The market for garden rooms and buildings was worth an estimated £110m at retail prices in 2012, including value added services such as installation. Market sectors have become polarised, with most demand at the lower and higher ends of the sector.
There are 3 main types of garden buildings: modular garden rooms, accounting for an estimated 42% of the market by value, log cabins accounting for around 33% share and timber framed buildings accounting for the remaining 24% share. However, by volume log cabins are the largest sector, holding an estimated 77% share and these are mainly sold as self assembly. In contrast other garden buildings such as modular garden rooms and timber framed buildings tend to be sold with installation included. Homeworking has continued to increase in popularity in recent years and this has contributed to sales of garden buildings. However, whilst garden rooms were initially seen as a solution to homeworking, increasingly they are being used for a much wider range of activities and specification demands are developing accordingly.
Garden rooms and buildings are distributed through a range of different channels including DIY outlets and builders merchants, online, mail order and through garden centres, with manufacturers increasingly selling direct via their own websites. The Internet is having a significant impact on distribution as online research allows consumers to easily compare product specifications and prices, searches may take consumers to companies in other channels and companies with transactional websites can offer a much larger range of products than they can offer in store. Indeed some companies have entered different product sectors to their traditional offering (e.g. supermarkets offering log cabins). There is a diverse range of large and small manufacturers including subsidiaries of large European groups, medium-sized UK companies and family businesses.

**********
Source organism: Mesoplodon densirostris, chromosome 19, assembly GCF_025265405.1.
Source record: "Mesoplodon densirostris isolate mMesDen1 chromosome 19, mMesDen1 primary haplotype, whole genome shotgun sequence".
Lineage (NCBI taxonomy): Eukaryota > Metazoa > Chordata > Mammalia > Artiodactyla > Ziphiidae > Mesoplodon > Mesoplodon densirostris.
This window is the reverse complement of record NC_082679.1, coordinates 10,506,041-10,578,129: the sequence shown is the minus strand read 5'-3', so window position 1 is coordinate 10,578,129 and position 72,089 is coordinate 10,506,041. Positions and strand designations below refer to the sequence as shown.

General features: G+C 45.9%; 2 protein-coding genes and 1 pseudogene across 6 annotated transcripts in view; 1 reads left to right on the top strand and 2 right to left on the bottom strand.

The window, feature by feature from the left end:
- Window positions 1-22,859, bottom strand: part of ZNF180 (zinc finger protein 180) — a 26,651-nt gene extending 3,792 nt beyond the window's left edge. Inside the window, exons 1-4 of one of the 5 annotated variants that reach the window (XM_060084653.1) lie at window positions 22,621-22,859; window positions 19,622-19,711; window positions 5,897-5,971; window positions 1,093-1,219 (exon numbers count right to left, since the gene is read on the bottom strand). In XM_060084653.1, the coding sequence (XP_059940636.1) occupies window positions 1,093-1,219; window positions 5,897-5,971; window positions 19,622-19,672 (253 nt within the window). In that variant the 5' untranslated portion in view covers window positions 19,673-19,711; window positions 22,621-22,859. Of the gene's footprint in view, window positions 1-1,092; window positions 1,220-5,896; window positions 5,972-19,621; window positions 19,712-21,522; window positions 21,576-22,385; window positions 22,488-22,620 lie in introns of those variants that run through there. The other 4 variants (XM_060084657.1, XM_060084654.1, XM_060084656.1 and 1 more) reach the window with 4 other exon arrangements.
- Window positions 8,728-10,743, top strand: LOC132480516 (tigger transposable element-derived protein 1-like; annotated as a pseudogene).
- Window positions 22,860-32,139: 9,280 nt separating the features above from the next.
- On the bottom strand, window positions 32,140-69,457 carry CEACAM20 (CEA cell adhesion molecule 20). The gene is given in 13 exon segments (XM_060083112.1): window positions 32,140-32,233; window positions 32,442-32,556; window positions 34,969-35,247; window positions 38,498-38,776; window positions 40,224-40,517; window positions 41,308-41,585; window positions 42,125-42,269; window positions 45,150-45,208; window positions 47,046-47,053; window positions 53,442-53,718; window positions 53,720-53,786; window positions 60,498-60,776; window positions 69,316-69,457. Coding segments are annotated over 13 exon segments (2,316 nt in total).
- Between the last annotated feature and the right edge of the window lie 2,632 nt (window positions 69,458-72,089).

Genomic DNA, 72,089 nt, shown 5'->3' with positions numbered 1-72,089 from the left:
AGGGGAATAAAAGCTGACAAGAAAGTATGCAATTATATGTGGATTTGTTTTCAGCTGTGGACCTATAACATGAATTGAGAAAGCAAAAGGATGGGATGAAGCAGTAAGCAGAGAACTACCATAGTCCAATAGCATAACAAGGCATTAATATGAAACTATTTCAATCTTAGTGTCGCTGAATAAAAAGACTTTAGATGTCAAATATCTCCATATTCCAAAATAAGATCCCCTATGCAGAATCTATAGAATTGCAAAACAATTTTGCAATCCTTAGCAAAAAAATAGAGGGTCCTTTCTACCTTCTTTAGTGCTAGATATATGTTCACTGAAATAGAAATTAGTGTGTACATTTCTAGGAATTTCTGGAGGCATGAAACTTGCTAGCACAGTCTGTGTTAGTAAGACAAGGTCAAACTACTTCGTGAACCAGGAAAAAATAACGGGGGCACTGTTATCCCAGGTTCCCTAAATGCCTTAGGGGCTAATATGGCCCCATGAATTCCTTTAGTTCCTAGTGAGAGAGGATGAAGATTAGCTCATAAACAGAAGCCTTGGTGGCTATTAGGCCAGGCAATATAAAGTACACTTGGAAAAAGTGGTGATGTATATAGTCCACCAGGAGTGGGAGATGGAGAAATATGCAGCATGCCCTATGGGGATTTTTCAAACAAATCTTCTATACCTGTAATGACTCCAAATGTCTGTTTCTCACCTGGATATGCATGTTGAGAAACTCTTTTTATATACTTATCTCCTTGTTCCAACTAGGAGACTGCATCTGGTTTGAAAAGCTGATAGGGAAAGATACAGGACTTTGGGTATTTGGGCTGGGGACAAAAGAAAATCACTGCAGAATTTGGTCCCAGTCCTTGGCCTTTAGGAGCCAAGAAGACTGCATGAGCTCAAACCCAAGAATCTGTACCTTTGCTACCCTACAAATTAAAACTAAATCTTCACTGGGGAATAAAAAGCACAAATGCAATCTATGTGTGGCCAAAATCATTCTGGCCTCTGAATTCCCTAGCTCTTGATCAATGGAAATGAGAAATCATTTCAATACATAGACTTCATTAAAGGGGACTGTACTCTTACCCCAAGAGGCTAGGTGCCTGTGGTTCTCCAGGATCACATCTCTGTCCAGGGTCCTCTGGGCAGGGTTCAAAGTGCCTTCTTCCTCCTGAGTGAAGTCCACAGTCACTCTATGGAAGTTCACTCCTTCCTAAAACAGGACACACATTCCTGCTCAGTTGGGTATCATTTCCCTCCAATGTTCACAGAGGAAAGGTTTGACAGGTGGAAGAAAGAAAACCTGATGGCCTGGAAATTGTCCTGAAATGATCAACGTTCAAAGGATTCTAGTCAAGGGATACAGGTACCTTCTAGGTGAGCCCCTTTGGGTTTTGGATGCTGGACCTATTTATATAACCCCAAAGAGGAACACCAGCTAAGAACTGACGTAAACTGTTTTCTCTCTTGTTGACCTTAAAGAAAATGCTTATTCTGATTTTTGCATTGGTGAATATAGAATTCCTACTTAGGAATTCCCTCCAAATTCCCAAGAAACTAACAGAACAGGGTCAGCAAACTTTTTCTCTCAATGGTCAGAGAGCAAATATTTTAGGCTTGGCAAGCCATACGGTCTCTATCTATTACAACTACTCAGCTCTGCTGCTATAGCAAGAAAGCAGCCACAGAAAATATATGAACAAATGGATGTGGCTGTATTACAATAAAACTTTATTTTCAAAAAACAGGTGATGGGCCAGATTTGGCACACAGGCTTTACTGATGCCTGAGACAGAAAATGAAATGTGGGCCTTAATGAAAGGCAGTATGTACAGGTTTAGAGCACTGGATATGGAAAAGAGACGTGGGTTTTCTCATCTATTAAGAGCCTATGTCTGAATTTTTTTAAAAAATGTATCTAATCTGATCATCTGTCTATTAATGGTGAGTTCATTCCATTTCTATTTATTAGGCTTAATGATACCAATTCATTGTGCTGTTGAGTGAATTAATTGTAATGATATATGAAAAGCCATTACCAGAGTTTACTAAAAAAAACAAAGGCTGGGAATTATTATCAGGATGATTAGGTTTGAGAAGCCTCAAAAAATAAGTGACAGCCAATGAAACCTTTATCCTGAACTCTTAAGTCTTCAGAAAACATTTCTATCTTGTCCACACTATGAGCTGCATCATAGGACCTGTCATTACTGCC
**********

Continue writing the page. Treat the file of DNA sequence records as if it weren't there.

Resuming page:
While volumes have seen a slight fall in recent years, the self build market has continued to grow in value terms, reflecting increases in key component cost elements. However, of late land values have fallen at a greater rate than construction and development costs, which have remained broadly flat. As a result, the recovery in the self build sector has been modest since 2011, rising by between 2% and 3% between 2011 and 2013 to reach an estimated £3.4bn in 2013.
Going forward the market is somewhat optimistic following the Government’s recent announcements on removing planning constraints and increasing initiatives to double the size of the self-build market. Value increases of between 3% and 7% are forecast for the sector going forward to 2018, driven by an upturn in the economy and general housing market and rising consumer confidence. As a result, the value of the self build market is expected to reach around £4.4bn in 2018.
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